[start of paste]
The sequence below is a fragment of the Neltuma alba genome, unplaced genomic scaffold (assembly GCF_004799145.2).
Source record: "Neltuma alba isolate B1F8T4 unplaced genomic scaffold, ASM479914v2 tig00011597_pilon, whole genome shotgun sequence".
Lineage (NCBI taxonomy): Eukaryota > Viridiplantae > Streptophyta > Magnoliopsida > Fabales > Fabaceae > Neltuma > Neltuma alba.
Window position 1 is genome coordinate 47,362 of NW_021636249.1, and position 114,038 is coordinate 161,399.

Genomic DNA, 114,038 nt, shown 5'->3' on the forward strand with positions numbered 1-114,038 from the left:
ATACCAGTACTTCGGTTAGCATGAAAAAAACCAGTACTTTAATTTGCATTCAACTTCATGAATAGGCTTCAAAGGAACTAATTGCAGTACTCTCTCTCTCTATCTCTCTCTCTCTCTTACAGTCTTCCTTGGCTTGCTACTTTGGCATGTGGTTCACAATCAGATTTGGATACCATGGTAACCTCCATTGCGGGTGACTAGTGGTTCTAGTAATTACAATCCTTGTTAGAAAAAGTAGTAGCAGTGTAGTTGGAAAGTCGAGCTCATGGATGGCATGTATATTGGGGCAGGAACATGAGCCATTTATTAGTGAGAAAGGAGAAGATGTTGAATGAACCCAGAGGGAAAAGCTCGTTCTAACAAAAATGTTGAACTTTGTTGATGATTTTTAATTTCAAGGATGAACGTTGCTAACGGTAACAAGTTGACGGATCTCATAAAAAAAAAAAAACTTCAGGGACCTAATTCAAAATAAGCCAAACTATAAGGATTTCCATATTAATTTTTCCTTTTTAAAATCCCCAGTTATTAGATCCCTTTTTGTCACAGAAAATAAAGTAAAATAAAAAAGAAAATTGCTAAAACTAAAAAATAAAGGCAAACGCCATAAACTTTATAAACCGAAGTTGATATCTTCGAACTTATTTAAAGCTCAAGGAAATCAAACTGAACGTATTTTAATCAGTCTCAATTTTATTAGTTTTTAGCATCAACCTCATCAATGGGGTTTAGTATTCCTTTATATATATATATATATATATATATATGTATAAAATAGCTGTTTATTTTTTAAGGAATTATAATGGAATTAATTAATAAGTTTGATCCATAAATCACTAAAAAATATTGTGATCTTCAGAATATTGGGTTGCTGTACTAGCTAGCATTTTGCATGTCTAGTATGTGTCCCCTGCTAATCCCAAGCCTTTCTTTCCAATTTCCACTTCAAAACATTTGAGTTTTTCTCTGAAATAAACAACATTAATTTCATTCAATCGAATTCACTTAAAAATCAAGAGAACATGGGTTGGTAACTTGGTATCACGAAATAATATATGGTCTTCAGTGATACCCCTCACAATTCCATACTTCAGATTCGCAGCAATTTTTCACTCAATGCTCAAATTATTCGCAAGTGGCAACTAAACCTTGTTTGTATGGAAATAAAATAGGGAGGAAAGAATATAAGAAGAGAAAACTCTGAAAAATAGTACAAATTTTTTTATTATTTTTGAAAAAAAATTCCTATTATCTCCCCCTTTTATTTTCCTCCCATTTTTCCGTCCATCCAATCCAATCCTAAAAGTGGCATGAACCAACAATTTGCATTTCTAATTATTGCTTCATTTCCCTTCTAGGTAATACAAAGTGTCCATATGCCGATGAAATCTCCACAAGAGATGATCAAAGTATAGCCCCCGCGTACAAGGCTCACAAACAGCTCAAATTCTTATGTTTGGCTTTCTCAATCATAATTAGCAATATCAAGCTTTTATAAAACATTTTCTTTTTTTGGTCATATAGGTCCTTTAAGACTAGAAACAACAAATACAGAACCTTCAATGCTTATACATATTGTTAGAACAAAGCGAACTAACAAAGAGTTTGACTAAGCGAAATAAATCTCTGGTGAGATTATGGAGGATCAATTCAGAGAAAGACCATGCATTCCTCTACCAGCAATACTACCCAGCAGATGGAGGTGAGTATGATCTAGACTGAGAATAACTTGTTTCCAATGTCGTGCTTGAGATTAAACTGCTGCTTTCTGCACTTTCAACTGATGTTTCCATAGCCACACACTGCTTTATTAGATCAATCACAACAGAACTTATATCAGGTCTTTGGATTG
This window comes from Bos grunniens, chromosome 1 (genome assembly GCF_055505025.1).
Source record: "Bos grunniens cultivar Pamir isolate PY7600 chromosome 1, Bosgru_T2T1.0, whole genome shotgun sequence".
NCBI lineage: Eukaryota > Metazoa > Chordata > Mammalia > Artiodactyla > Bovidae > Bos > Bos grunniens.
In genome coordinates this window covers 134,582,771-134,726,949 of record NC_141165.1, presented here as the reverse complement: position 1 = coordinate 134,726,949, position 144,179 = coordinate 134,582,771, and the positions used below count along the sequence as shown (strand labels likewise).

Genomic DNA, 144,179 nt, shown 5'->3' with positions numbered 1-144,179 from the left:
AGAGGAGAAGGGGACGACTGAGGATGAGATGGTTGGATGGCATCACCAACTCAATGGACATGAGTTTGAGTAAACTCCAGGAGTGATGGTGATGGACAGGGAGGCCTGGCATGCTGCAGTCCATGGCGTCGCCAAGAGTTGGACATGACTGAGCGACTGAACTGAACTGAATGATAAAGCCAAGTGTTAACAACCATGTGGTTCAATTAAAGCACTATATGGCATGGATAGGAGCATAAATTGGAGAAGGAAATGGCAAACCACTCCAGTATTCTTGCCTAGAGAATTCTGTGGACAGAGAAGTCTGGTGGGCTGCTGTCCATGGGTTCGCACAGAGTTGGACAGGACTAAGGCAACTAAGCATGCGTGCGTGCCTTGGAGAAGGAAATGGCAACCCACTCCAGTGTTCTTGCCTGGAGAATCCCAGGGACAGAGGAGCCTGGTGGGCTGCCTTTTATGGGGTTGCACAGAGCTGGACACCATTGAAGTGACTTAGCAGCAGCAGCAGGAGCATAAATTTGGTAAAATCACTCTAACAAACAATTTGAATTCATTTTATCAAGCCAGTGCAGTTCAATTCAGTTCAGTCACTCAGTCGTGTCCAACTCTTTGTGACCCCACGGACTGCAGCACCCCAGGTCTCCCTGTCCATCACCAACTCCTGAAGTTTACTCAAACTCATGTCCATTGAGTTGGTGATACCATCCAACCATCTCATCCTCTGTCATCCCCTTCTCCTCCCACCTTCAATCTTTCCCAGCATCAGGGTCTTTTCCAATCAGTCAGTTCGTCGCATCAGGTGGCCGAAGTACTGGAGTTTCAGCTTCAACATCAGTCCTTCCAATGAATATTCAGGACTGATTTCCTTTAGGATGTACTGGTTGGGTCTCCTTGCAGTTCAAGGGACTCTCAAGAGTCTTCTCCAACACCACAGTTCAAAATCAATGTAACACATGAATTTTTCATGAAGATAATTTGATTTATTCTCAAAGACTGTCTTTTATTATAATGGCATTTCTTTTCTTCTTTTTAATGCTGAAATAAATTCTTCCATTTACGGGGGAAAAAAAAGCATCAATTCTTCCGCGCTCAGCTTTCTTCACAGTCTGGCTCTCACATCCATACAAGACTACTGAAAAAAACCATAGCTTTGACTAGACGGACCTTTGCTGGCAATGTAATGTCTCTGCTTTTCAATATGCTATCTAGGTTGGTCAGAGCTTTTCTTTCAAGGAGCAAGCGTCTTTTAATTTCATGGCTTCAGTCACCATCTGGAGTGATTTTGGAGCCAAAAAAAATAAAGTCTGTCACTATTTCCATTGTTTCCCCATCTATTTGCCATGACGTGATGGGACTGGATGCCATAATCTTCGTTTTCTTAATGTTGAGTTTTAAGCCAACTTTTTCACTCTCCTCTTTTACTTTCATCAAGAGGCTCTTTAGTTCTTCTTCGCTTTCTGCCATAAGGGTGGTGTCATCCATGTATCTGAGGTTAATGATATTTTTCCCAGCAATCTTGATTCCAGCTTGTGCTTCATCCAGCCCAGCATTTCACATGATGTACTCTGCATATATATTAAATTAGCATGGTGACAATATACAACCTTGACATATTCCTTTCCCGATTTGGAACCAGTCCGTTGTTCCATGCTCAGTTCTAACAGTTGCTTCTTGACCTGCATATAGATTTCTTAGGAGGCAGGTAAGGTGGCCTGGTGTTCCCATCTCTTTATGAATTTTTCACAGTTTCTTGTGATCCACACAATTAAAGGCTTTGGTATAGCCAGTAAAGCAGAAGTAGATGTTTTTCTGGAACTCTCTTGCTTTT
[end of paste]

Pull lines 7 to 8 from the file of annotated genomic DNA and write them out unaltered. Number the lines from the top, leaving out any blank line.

This window comes from Bos grunniens, chromosome 1 (genome assembly GCF_055505025.1).
Source record: "Bos grunniens cultivar Pamir isolate PY7600 chromosome 1, Bosgru_T2T1.0, whole genome shotgun sequence".